"LOST" had one gay character, so far. The kidnapper of Walt, the ironically-named Mr. Friendly as played by M.C. Gainey. Again, the gay character is a villain.

Of course, a show so character rich as "Lost" has had over 100 speaking roles so far. Not one major character, and only one of our dozens of prominent secondary characters is gay. (I'm just glad that creepy Ben is decidedly straight.)

GayProf said...

Liz: I have been a bit astounded by both the willingness of Torchwood to be so queer explicit and also its popularity. Maybe I should move to the UK. . .

Homer: Wow -- I hadn't realized that about the women characters. That's actually quite disturbing.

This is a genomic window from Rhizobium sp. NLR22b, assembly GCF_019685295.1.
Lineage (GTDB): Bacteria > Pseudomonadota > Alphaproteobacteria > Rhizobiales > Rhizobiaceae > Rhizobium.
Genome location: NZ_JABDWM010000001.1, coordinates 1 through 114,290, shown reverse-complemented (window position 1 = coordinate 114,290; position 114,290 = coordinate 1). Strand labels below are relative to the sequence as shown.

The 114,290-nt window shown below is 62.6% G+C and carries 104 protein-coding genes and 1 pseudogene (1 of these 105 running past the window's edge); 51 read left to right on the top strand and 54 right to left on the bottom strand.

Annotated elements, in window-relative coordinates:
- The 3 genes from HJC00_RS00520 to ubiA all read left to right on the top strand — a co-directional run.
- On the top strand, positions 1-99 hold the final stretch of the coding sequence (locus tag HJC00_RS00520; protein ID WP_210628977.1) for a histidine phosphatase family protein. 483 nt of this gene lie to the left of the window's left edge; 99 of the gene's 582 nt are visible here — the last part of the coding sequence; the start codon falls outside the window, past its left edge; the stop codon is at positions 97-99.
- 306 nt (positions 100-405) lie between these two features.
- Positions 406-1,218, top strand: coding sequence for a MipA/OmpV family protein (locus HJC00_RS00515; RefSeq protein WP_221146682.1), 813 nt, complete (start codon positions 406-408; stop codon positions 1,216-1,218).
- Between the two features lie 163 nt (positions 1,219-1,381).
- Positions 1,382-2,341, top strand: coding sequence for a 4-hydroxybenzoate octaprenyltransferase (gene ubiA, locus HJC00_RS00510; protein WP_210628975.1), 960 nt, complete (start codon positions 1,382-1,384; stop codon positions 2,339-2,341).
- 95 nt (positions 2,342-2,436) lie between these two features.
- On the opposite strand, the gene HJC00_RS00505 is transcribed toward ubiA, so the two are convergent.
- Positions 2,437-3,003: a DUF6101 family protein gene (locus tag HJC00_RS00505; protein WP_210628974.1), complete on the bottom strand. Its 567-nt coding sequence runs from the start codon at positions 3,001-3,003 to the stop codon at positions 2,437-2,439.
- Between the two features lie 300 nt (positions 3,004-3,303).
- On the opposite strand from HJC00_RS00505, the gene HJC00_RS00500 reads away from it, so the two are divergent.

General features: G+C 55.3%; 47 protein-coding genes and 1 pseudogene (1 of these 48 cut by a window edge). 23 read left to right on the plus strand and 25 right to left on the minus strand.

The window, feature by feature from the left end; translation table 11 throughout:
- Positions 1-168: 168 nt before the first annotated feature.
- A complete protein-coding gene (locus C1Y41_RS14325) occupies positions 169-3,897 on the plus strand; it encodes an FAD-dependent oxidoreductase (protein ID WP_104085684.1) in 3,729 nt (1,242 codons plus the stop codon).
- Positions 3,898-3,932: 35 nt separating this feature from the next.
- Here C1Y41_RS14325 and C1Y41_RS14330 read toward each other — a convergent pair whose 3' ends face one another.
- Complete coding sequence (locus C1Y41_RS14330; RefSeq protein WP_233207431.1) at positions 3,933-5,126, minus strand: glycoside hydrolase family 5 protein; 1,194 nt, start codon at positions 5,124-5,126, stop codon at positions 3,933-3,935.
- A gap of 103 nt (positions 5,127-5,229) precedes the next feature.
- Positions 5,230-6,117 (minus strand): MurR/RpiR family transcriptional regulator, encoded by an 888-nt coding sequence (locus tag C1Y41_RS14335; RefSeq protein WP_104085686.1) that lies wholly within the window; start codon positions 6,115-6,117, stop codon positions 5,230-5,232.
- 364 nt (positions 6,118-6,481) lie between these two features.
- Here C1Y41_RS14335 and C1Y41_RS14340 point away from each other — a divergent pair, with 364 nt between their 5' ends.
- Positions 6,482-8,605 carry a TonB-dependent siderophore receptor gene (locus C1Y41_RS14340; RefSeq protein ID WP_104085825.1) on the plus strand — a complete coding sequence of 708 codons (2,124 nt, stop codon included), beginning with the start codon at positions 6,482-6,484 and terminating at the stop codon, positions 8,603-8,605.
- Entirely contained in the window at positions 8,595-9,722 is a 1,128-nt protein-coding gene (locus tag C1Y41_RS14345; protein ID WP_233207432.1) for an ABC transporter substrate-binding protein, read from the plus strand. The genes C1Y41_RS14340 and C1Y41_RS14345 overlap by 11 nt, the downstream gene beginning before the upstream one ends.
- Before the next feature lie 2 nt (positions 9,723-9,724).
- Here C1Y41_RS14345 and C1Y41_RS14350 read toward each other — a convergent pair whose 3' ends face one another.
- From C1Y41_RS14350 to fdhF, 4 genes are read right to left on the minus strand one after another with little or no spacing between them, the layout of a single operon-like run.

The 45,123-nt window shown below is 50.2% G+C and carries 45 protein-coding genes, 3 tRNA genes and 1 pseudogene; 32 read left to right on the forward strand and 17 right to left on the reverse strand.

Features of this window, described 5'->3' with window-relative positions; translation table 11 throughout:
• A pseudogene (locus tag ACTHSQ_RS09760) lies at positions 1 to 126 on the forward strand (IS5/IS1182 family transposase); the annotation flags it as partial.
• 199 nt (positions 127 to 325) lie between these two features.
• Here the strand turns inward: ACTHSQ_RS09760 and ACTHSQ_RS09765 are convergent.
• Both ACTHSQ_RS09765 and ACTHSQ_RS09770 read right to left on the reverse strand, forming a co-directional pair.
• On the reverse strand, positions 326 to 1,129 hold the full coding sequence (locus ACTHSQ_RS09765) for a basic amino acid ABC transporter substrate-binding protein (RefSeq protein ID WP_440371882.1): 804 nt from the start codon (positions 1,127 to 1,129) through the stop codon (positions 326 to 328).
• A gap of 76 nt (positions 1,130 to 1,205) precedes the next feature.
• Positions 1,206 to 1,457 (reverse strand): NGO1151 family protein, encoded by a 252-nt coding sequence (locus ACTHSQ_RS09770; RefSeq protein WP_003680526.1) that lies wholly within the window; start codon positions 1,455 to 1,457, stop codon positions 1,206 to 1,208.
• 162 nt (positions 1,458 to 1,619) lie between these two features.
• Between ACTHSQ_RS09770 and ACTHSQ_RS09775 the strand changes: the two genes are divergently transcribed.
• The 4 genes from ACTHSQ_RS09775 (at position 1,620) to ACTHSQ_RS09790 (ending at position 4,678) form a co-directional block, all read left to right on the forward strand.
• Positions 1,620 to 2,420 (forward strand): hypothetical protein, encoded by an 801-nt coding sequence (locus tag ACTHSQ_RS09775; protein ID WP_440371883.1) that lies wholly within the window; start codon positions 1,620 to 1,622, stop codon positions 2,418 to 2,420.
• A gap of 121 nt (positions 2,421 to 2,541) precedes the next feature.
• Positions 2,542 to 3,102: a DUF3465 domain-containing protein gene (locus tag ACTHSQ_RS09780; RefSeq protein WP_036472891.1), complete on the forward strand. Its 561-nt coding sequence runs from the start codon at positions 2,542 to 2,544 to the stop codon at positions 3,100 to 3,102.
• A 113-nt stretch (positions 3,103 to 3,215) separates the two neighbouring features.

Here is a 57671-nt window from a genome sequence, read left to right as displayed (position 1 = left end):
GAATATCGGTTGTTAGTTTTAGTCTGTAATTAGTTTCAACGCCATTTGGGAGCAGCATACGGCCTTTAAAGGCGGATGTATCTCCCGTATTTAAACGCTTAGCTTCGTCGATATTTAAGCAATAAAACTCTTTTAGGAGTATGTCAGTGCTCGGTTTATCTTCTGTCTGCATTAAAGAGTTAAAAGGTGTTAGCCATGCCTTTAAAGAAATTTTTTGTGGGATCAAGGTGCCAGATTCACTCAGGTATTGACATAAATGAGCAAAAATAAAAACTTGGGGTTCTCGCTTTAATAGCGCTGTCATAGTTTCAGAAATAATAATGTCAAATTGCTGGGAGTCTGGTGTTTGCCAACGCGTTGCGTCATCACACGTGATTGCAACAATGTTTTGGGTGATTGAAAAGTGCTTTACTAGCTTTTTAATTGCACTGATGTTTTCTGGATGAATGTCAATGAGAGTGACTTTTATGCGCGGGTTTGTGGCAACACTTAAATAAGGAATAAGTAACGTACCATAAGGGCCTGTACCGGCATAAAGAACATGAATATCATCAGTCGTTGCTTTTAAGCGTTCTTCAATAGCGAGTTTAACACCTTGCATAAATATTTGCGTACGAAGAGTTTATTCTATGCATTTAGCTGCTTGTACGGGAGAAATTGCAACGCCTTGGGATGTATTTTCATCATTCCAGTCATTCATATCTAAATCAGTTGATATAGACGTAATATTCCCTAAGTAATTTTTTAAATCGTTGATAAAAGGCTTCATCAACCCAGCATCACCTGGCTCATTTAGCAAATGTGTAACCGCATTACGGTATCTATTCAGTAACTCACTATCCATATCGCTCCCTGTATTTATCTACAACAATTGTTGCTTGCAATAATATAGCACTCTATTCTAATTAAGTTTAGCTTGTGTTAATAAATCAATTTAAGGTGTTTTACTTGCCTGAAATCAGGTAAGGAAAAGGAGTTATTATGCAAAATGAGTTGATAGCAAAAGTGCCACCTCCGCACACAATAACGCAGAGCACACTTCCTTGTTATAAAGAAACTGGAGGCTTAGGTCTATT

Mel: Alas, Tenant is leaving and being replaced by some hipster.

I don't deal with change well.

Patrick: I totally agree -- Many people have confused apathy with a commitment to real social change. "Not minding gay people" is not a progressive position.

ChristopherM: Do you know how hard it is to come with a new guy to stalk every week for four years? Cut me some slack.

Mike: Gee, out of 100 people you would think that statistically three or four (at least) would have been gay. And how nice to know that Lost still likes their gay villains.

dpaste said...

As a LOST apologist, Mr. Friendly isn't really a villain in the classic sense. In fact, he is one of the nicer "others." He was kind to Kate when they captured her, and is shown with his partner in a "flash-forward" and they appear to have an affectionate and kind relationship.

Laverne said...

Count me among the old-timers; I've never watched this new version of BSG.